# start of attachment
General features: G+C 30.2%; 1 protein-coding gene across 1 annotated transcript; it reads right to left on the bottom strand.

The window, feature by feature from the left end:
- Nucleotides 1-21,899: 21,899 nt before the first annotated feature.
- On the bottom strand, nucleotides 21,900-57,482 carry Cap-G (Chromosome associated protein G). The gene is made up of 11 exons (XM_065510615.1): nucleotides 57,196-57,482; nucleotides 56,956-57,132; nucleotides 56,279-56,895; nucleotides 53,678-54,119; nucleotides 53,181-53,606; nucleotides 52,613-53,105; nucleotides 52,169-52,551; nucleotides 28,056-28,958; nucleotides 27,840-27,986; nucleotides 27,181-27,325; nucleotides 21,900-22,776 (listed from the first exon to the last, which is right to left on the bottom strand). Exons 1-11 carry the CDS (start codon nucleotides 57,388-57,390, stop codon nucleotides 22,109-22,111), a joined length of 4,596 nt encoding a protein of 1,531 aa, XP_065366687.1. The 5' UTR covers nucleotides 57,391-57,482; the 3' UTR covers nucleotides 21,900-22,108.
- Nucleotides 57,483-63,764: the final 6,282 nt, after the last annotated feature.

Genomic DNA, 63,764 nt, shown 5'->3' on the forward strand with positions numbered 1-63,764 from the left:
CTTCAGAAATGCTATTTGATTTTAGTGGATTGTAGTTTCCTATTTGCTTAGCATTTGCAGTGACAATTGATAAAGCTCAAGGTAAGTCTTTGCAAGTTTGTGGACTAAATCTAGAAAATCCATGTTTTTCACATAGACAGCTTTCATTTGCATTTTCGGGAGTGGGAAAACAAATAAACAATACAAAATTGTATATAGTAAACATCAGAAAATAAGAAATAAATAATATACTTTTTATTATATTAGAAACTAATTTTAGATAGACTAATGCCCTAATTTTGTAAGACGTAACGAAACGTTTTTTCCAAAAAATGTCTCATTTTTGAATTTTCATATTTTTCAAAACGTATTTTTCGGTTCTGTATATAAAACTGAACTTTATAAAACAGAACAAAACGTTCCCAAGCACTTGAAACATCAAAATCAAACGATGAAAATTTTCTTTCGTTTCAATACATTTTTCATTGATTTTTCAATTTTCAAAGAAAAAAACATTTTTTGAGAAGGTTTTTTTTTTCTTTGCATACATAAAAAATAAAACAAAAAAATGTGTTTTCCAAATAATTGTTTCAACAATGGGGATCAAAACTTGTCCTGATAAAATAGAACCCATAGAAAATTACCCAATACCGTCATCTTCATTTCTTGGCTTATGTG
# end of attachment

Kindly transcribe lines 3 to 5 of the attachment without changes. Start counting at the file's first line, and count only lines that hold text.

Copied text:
- Nucleotides 1-21,899: 21,899 nt before the first annotated feature.
- On the bottom strand, nucleotides 21,900-57,482 carry Cap-G (Chromosome associated protein G). The gene is made up of 11 exons (XM_065510615.1): nucleotides 57,196-57,482; nucleotides 56,956-57,132; nucleotides 56,279-56,895; nucleotides 53,678-54,119; nucleotides 53,181-53,606; nucleotides 52,613-53,105; nucleotides 52,169-52,551; nucleotides 28,056-28,958; nucleotides 27,840-27,986; nucleotides 27,181-27,325; nucleotides 21,900-22,776 (listed from the first exon to the last, which is right to left on the bottom strand). Exons 1-11 carry the CDS (start codon nucleotides 57,388-57,390, stop codon nucleotides 22,109-22,111), a joined length of 4,596 nt encoding a protein of 1,531 aa, XP_065366687.1. The 5' UTR covers nucleotides 57,391-57,482; the 3' UTR covers nucleotides 21,900-22,108.
- Nucleotides 57,483-63,764: the final 6,282 nt, after the last annotated feature.